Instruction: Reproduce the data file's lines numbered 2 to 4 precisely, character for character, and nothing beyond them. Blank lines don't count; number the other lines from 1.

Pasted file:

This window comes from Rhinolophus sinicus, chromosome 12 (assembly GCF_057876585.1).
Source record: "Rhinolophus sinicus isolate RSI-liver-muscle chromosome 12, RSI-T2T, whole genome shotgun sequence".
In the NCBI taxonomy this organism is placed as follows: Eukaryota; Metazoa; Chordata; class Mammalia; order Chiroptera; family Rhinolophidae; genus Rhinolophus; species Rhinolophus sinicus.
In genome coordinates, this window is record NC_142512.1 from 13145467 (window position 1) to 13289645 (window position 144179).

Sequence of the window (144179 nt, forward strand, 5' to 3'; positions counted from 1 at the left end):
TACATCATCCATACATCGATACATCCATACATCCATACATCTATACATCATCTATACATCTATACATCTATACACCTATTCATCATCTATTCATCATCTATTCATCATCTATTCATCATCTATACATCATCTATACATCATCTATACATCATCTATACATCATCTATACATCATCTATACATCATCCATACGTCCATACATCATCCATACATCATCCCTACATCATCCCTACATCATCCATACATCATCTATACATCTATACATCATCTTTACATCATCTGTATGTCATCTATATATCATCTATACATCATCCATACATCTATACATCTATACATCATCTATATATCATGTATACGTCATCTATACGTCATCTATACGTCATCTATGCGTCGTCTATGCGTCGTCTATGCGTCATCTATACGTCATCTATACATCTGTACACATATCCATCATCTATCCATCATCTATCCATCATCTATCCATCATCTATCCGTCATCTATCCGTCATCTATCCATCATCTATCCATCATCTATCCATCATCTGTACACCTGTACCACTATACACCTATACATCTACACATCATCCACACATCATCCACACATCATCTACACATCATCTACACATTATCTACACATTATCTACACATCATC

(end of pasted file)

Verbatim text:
Source record: "Rhinolophus sinicus isolate RSI-liver-muscle chromosome 12, RSI-T2T, whole genome shotgun sequence".
In the NCBI taxonomy this organism is placed as follows: Eukaryota; Metazoa; Chordata; class Mammalia; order Chiroptera; family Rhinolophidae; genus Rhinolophus; species Rhinolophus sinicus.
In genome coordinates, this window is record NC_142512.1 from 13145467 (window position 1) to 13289645 (window position 144179).